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Nostalgia Tours: Reviving Careers or Denying the Inevitable?

Discussion in 'Article Discussion' started by Melody Bot, Sep 29, 2016.

  1. Melody Bot

    Your friendly little forum bot. Staff Member

    This article has been imported from for discussion. All of the forum rules still apply.

    Jonathan Diener, writing for Alternative Press:

    “Play the old stuff!” is something musicians will hear from hecklers in the crowd or trolls on the internet on a regular basis. It’s a complicated thing to hear when you’ve had years of improvement in songwriting and your overall craft since the earlier, naive music you created. How many times have you heard bands say, “This is our best album yet,” in interviews about their new material? They mean it. That’s why it can sting when fans don’t care for it and worse yet, don’t even know it exists. I used to take it as an insult before I realized it’s really just the fans expressing their love of part of your career. To them, that era was what connected with them the most. So why not cater to their requests?

  2. skaorsk8


    This is a super interesting topic. My favorite bands - Matchbox Twenty, No Doubt, and the Wallflowers - did not do 20 year tours to support those great albums.

    On the one hand, I think "why leave money on the table like that? why not give people what they want?" But I read a RCHP interview recently where Flea talked about how hard it was to play "Give It Away" for the 50,000th time, which has to be painful. I don't want people judging me by the work I did 10 years ago, let alone 5 years ago. I want to be judged based on what I'm doing now.

    On the other hand, I think a lot of these people don't want to work together anymore. I think Adrian, Tom, and Tony have some issues with Gwen that need to be resolved. (And I don't think she should be playing No Doubt tracks without them on her current tour.) I think Kyle from Matchbox Twenty has some issues with Rob. I don't ever speak to my old colleagues from past jobs, so I can sort of understand.

    TLDR: Never leave money on the table, but I see both sides of the issue.
  3. MattNCheeze


    Ah the ole Taking Back Sunday/Motion City Soundtrack problem.

    It's tough. Taste is finicky. Do fans want older materiel because theyre casual and that's all they know? Or is it because bands newest materiel is garbage?

    TLDR: Every band is different, and band ego vs financial realities of performing is judged differently.
  4. Behind the Barricade

    Bands like Hawthorne Heights, Alesana and Red Jumpsuit are basically delaying the inevitable but I think a band like The Used found new life doing this. I caught their tour with Every Time I Die 2 years ago and Starland Ballroom went from 50-60% full to about 25% full after ETID. This year they did the S/T and ILAD albums and sold Starland out both nights. I compare this to doing covers, which is the equivalent of hard drugs for bands. Sure it feels great doing it but then that's all people are going to ask for and less and less people will care about your originals. That's what's going on with Our Last Night right now. People love stuff they know and can relate to. If you give them too much of that because you enjoy the success you're having, I think it'll be game over for your band.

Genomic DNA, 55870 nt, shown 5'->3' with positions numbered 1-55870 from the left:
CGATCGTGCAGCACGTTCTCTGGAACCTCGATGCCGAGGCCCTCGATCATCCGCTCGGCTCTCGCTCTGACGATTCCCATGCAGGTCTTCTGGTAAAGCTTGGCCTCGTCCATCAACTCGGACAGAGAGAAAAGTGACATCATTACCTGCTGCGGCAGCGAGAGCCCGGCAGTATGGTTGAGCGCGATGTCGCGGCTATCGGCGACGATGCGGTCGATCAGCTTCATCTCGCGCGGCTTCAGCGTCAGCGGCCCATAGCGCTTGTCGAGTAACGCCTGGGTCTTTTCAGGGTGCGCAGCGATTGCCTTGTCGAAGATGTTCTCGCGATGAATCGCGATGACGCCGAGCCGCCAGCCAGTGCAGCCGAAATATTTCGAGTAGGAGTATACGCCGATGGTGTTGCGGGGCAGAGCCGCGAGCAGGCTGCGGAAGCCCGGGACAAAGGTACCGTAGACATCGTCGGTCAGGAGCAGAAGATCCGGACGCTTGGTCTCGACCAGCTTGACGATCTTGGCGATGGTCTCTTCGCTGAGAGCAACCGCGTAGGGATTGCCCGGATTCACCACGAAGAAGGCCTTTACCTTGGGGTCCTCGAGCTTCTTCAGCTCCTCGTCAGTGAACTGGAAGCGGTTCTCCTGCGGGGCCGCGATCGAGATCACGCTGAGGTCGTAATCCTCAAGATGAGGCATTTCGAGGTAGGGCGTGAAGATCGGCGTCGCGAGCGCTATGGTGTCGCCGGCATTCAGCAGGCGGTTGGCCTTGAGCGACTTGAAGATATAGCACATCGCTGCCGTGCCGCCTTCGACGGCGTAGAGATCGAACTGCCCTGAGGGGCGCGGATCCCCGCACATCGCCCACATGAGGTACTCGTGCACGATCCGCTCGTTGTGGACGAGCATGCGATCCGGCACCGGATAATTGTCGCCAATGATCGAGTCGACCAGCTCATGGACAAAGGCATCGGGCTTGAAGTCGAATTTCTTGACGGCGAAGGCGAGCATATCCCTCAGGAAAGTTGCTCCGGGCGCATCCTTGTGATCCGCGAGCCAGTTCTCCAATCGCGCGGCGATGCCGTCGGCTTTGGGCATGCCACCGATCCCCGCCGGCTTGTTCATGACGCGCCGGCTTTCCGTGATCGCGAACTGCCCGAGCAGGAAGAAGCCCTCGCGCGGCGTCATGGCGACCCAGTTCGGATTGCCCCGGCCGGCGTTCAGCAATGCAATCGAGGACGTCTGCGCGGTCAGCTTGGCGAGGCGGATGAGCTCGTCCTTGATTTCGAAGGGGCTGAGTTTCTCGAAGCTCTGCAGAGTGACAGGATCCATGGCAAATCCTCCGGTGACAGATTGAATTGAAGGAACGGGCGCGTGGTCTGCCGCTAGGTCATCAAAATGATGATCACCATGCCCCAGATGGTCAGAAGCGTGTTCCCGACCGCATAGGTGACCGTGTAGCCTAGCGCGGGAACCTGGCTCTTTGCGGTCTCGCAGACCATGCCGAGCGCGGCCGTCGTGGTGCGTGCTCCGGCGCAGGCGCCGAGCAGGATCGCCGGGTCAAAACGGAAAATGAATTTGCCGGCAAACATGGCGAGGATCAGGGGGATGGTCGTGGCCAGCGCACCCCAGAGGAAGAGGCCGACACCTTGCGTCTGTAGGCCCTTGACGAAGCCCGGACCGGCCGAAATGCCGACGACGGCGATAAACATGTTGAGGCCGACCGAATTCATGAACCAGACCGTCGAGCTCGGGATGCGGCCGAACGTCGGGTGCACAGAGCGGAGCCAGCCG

TLDR: It's not that long. Read the fucking thing lol
    SteveD and pauljgreco like this.
  5. bmir14


    Double edged sword for bands, and fans. I saw the early november a few months ago and they practically ignored Imbue. What a sin.
    Guys Named Todd likes this.
  6. Behind the Barricade

    If it was ToC, they were the opening band on a pretty nostalgic tour. I think they played 2 off of Imbue which is a pretty good amount given the circumstances.
  7. domotime2

    Great Googly Moogly Supporter

    Good bands know how to work in new songs into their setlist. While it's rare that a new song might become a new favorite or a new ending song or whatever, there are plenty of great bands that know how to incorporate new material into their set.

    I'm looking at you New Found Glory, aka the reason i can see them over and over again without getting bored. Mixing up their setlist, mixing in new, only really keeping 2 songs as staples, etc.
    TuneYouOut likes this.
  8. bmir14


    Nah it was with Movielife, TEN headlined. Still, i guess i should have assumed since they picked movielife as support, they would be catering fans who were around in the movielife era
  9. Behind the Barricade

    Wow, a headlining set and they didn't play too many new songs. That is pretty odd.
  10. RiseAgainst379


    I struggle with this and Bayside, who i've seen probably 12 times. Now Bayside has many great albums, so the situation is a little different than say Yellowcard, who have some very good albums but one big one (or Senses Fail with Let it Enfold You). But for Bayside, I could honestly go without hearing Montauk again for the 12th time if it means hearing something off Shudder, which always gets fucked. But the caveat is that Bayside will always get a response from Montauk, because it's one of their most recognized songs. So I don't expect them to ever stop playing it. Oh well.
  11. Chuck!


    It's really case-by-case with the full album tours. To use a few examples:

    Cartel's Chroma tour was an awesome (probably) farewell tour and celebration, giving them the chance to play to larger venues and crowds than usual.

    Silverstein's Discovering the Waterfront tour was a great time, but they played venues they'd ordinarily play anyway. It was just a nice chance to recognize a fan-favorite, and they played a solid opening set with other songs from throughout their history.

    On the other hand, using an above example, there's acts like Red Jumpsuit Apparatus, where the tour concept is pretty desperate.


    supernovagirl likes this.